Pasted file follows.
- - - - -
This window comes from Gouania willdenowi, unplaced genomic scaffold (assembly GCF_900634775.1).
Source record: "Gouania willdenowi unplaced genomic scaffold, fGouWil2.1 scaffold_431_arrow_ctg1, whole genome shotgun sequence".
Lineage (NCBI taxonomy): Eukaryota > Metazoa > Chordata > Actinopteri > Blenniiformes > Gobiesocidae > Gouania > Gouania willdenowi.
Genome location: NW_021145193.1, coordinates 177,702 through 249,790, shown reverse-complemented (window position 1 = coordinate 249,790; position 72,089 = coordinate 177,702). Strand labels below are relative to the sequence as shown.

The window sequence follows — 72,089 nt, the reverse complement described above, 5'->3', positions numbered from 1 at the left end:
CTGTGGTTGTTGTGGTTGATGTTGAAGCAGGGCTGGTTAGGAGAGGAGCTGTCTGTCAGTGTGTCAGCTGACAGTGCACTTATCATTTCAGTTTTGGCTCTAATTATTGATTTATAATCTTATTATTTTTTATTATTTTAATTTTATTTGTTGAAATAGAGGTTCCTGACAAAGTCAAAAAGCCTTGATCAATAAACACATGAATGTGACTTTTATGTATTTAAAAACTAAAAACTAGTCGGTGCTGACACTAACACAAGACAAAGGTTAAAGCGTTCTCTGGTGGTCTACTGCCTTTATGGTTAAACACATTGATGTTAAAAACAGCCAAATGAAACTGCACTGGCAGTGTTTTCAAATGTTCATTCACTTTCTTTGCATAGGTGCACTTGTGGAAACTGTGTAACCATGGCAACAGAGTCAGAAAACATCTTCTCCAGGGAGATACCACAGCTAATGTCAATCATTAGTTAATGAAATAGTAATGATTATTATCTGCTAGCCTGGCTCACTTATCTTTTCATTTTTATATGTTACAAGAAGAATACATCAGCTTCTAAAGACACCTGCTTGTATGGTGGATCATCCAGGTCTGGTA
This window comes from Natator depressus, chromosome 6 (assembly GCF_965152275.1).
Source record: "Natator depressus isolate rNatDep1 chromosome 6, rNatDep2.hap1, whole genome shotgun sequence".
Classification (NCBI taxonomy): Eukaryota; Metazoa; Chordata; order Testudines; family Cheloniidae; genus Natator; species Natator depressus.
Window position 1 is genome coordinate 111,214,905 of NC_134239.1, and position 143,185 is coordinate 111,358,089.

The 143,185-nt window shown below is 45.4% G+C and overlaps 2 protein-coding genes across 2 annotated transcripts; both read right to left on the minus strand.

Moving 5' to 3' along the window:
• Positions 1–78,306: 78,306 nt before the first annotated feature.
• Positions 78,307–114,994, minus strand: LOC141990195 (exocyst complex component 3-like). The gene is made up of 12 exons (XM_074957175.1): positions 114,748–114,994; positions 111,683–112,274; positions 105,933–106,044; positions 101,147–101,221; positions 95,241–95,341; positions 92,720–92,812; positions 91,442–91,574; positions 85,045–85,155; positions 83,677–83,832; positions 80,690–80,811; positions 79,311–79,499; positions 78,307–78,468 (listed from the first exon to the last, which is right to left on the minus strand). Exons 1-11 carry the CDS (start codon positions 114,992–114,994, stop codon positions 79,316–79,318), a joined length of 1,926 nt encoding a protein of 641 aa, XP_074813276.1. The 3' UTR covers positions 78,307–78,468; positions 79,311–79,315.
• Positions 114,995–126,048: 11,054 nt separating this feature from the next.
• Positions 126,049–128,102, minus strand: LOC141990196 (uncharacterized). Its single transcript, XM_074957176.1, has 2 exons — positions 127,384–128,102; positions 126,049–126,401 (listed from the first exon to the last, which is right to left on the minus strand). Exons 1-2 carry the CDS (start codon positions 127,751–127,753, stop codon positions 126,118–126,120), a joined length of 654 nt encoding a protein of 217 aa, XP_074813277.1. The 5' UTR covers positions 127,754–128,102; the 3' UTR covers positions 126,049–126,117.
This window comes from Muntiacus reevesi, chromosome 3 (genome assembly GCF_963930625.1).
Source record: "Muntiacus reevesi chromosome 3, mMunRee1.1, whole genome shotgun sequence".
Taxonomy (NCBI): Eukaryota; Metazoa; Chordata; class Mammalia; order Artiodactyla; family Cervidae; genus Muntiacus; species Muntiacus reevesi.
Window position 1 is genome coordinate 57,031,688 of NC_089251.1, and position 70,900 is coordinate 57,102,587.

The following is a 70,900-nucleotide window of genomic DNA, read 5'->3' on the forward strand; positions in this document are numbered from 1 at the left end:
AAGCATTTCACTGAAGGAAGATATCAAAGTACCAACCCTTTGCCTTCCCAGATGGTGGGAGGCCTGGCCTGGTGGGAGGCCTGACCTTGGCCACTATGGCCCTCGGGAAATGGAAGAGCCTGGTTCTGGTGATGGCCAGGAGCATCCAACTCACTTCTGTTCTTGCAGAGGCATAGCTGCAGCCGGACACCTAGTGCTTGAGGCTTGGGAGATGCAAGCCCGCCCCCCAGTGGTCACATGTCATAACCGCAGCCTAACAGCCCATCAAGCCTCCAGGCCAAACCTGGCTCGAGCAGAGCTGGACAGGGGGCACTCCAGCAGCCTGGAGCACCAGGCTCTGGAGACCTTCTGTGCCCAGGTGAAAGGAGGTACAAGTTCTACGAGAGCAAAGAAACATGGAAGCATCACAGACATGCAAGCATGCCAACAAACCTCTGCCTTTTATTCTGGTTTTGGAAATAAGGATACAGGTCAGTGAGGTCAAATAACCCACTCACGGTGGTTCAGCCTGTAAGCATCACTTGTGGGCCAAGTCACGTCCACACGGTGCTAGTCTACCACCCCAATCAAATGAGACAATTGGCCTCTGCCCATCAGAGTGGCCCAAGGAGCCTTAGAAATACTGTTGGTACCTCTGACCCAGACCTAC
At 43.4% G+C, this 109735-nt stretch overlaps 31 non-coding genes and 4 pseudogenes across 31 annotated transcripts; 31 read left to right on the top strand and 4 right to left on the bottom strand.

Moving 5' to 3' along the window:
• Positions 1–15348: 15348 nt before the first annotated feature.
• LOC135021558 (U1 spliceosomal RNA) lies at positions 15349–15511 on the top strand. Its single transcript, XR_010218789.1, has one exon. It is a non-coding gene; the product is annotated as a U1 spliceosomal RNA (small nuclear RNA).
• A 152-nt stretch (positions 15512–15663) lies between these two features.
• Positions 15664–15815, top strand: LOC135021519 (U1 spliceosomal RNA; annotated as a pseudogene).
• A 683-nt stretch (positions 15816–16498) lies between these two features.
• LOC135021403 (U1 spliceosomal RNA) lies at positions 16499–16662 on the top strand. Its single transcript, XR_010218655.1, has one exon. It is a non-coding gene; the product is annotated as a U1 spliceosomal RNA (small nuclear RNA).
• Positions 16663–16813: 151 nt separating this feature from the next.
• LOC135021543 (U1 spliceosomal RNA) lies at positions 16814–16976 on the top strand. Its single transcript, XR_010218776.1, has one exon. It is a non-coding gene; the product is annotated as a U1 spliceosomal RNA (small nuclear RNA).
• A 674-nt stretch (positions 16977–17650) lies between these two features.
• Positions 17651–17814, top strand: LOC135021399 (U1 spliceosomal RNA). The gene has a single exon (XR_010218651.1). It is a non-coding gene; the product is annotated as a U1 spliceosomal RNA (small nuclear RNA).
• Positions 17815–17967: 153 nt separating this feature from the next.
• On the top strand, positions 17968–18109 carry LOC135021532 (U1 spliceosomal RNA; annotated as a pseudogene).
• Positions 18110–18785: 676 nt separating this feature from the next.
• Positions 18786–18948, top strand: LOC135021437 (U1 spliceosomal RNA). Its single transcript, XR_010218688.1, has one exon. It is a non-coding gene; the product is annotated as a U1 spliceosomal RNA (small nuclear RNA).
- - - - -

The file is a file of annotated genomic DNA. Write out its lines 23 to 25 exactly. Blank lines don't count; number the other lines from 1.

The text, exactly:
At 43.4% G+C, this 109735-nt stretch overlaps 31 non-coding genes and 4 pseudogenes across 31 annotated transcripts; 31 read left to right on the top strand and 4 right to left on the bottom strand.

Moving 5' to 3' along the window:
• Positions 1–15348: 15348 nt before the first annotated feature.